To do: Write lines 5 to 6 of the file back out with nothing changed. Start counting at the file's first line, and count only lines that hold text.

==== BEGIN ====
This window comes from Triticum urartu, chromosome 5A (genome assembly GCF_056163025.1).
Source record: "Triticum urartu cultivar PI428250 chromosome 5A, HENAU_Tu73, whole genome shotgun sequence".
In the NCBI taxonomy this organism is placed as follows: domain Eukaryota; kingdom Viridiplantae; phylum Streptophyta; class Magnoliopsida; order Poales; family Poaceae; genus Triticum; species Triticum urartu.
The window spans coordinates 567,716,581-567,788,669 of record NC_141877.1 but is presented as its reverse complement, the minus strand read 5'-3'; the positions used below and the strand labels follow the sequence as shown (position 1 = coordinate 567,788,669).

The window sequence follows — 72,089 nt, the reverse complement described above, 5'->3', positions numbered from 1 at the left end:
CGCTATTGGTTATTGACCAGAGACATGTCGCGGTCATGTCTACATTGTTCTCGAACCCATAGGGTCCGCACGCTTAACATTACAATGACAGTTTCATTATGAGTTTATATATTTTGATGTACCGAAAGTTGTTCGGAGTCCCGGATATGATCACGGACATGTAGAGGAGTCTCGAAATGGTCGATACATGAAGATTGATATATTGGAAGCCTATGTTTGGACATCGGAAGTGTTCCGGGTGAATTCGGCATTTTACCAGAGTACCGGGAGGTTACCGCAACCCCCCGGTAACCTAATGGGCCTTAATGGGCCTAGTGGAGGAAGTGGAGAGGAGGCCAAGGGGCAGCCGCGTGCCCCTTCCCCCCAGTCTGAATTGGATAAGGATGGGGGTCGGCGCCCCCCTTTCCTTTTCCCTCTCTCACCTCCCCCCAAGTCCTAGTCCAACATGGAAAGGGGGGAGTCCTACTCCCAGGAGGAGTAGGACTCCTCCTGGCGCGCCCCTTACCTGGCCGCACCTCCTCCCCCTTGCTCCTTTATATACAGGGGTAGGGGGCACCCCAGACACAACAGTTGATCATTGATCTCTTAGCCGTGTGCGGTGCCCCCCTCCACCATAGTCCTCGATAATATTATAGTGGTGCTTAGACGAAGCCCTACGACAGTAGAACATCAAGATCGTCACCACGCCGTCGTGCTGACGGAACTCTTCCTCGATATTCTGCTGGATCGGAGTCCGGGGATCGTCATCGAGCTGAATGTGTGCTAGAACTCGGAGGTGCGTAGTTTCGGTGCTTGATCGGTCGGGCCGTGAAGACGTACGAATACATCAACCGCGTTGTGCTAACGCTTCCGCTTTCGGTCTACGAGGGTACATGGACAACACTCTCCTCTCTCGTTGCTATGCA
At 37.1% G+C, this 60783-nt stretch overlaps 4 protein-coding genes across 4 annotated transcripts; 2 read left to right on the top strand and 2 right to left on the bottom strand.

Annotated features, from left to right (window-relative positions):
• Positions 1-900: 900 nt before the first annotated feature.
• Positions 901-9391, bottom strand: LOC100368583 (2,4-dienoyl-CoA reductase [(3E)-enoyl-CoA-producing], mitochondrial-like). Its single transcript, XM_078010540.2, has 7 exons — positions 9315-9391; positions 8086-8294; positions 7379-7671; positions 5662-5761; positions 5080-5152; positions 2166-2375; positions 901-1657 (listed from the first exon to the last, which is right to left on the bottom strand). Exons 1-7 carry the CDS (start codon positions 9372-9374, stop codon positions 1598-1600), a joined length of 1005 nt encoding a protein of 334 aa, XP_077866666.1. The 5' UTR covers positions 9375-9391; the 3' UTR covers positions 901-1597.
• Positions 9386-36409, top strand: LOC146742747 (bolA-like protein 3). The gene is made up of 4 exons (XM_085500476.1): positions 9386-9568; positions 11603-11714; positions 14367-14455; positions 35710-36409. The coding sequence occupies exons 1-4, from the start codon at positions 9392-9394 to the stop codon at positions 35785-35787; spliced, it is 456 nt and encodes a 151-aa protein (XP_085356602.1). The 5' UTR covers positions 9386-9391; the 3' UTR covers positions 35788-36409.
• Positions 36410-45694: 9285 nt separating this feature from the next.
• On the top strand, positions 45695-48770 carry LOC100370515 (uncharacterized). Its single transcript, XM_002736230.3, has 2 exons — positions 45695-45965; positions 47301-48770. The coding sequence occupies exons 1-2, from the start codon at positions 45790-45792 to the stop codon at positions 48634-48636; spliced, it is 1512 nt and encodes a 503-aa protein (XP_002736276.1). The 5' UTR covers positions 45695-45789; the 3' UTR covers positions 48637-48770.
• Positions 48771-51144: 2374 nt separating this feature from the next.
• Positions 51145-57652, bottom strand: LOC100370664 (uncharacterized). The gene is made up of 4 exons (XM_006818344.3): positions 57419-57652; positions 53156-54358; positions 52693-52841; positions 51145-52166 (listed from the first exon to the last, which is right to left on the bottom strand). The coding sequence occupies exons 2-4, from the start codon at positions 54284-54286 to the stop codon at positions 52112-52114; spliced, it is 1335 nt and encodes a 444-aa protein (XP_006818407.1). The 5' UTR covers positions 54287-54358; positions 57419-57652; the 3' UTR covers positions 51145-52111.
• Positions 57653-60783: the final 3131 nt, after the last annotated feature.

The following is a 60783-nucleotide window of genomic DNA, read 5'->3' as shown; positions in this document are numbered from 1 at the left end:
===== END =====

The window sequence follows — 72,089 nt, the reverse complement described above, 5'->3', positions numbered from 1 at the left end:
CGCTATTGGTTATTGACCAGAGACATGTCGCGGTCATGTCTACATTGTTCTCGAACCCATAGGGTCCGCACGCTTAACATTACAATGACAGTTTCATTATGAGTTTATATATTTTGATGTACCGAAAGTTGTTCGGAGTCCCGGATATGATCACGGACATGTAGAGGAGTCTCGAAATGGTCGATACATGAAGATTGATATATTGGAAGCCTATGTTTGGACATCGGAAGTGTTCCGGGTGAATTCGGCATTTTACCAGAGTACCGGGAGGTTACCGCAACCCCCCGGTAACCTAATGGGCCTTAATGGGCCTAGTGGAGGAAGTGGAGAGGAGGCCAAGGGGCAGCCGCGTGCCCCTTCCCCCCAGTCTGAATTGGATAAGGATGGGGGTCGGCGCCCCCCTTTCCTTTTCCCTCTCTCACCTCCCCCCAAGTCCTAGTCCAACATGGAAAGGGGGGAGTCCTACTCCCAGGAGGAGTAGGACTCCTCCTGGCGCGCCCCTTACCTGGCCGCACCTCCTCCCCCTTGCTCCTTTATATACAGGGGTAGGGGGCACCCCAGACACAACAGTTGATCATTGATCTCTTAGCCGTGTGCGGTGCCCCCCTCCACCATAGTCCTCGATAATATTATAGTGGTGCTTAGACGAAGCCCTACGACAGTAGAACATCAAGATCGTCACCACGCCGTCGTGCTGACGGAACTCTTCCTCGATATTCTGCTGGATCGGAGTCCGGGGATCGTCATCGAGCTGAATGTGTGCTAGAACTCGGAGGTGCGTAGTTTCGGTGCTTGATCGGTCGGGCCGTGAAGACGTACGAATACATCAACCGCGTTGTGCTAACGCTTCCGCTTTCGGTCTACGAGGGTACATGGACAACACTCTCCTCTCTCGTTGCTATGCA